TO CARE FOR AUSTRALIAN FRESHWATER TORTOISES
Although to humans tortoises appear to be stupid on some ways,
this is because we do not always understand their behaviour,
and because we expect them to behave as we would ourselves behave
in a given situation.
This 'anthropomorphism' is the cause of our underestimation
of the intelligence levels of many other animals. Their code
is different from ours - they would probably consider humans
to be quite stupid! Animals sense many things that we cannot
: their bodies are finely tuned to an enormous range of smells,
tastes, vibrations, wavelengths and even electromagnetic fields.
Their reasoning, obviously, is also different from ours.
We have yet to devise a suitable intelligence test for tortoises.
Richard Haas [reference 4] says that tortoises "... can
learn to discriminate between white and black, between vertical
and horizontal lines, between lines of varying width and between
various colours. Some have the rudiments of a kind of social
organisation shown by the 'pecking order' established in a captive
group of tortoises [Tortoises]
of the same species become recognisable as individuals to their
owners because of the 'personality' of each. Possession
of a personality indicates some degree of intelligence."
Furthermore, tortoises "... possess a finely-tuned ability
to detect vibrations coming to them through the water or ground
and an excellent sense of touch. The sense of taste
and smell are believed to be well developed."
Tortoises of the Chelidae have exceptionally keen sight out
of water, and very good hearing. In fact, their five senses
all either match, or are superior to, our own.
They can be trained, with patience and consistency, to eat out
of your hand and to come when you call or whistle.
As mentioned before, they are social animals, and prefer the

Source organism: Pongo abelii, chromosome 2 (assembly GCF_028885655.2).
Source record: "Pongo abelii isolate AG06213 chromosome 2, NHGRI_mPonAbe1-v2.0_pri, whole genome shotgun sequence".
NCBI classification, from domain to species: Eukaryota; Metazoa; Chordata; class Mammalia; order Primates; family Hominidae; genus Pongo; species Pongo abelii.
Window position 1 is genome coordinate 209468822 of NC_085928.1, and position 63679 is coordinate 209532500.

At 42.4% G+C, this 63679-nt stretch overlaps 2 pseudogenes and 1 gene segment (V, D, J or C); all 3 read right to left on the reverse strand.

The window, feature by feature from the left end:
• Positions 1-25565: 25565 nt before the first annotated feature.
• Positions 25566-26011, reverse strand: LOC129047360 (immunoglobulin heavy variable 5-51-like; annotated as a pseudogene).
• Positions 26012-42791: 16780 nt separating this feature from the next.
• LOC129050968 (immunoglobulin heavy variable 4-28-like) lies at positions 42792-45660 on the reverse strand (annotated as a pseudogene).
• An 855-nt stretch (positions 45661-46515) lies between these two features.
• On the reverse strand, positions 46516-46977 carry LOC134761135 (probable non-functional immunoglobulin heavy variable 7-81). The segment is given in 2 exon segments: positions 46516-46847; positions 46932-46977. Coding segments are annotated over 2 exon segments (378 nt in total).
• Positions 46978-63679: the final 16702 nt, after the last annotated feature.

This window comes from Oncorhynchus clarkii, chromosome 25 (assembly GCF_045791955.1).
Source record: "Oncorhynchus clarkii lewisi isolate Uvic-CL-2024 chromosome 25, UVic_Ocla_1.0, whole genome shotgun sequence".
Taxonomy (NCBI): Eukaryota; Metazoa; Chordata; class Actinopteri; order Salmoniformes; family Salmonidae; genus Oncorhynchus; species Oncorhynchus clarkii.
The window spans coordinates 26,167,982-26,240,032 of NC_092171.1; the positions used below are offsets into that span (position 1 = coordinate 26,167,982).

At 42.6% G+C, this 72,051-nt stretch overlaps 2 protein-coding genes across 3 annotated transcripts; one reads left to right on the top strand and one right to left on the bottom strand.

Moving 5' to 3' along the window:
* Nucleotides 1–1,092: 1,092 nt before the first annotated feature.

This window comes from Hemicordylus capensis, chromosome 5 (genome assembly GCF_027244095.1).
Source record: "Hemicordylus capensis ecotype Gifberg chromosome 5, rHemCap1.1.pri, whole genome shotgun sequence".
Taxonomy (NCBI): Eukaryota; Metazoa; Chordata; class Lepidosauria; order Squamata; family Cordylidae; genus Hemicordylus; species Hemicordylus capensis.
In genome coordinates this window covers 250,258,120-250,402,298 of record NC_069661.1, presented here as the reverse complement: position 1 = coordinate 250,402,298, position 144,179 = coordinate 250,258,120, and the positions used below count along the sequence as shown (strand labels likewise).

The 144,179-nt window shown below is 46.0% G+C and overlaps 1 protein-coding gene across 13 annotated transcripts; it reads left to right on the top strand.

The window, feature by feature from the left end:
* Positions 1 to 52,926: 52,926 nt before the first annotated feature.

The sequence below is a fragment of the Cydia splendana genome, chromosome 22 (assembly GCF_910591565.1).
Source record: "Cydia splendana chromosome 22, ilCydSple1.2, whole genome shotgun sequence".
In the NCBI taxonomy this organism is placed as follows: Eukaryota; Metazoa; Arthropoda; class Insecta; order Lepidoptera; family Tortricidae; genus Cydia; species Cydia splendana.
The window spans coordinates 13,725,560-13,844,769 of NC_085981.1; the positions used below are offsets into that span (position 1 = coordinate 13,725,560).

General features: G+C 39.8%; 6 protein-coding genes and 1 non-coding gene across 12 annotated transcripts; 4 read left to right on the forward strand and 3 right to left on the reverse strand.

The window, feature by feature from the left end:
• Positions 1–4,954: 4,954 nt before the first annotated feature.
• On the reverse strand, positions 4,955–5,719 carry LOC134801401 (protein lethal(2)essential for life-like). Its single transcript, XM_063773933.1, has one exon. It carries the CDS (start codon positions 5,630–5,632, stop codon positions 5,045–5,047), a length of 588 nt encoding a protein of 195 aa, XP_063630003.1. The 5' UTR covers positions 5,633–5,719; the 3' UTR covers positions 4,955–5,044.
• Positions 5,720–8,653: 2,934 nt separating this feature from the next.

company of other tortoises. By themselves they get lonely. However
as they grow older watch for aggressive ones that may intimidate
others by biting and pushing.
These should be separated from the rest until they learn to
Tortoises instinctively love to hide, wedging themselves amongst
rocks for protection if they are frightened, or half-burying
themselves in gravel. They are very shy creatures.
Some adult tortoises love to be stroked gently on the underside
of their necks.
Here is an interesting anecdote gathered from a past Curator
of Reptiles at the Melbourne Zoo, Mr Roy Dunn.
There was a pool containing tortoises, around which crowds of
visitors would gather daily. The tortoises took no notice of
their noisy audience. However when Mr Dunn would appear amongst
the crowd, the tortoises recognised his face as the man who
provided the food, and they would swim furiously straight towards
him. He did not have to make a sound - they knew
him by sight. Slow-witted animals?
THE AGE OF TORTOISES
To tell how old a tortoise is you must look at the shields of
the carapace. A new perimeter is added to each shield each year
as the tortoise grows. This results in an annual 'growth ring'.
Count the centre of the shield as year one. Each additional
ring indicates a year of life. This method of age determination
is not always reliable as growth rings can wear away. Tortoises
periodically shed the outer covering of their shields as they
grow; this also helps obliterate growth signs. As mentioned
earlier, tortoises can live for up to 200 years.
PAGE 1 PAGE 2 PAGE
Indoor Living Quarters: PAGE
4 PAGE 5 PAGE
6 PAGE 7 PAGE
8 PAGE 9
Outdoor Living Quarters: PAGE
Feeding: PAGE 11
Hibernation: PAGE 12
Ailments: PAGE 13
Behaviour and Intelligence: PAGE
How Old is the Tortoise? PAGE
Dangers: PAGE 15
Reproduction and Sexual Differences PAGE
References: PAGE 16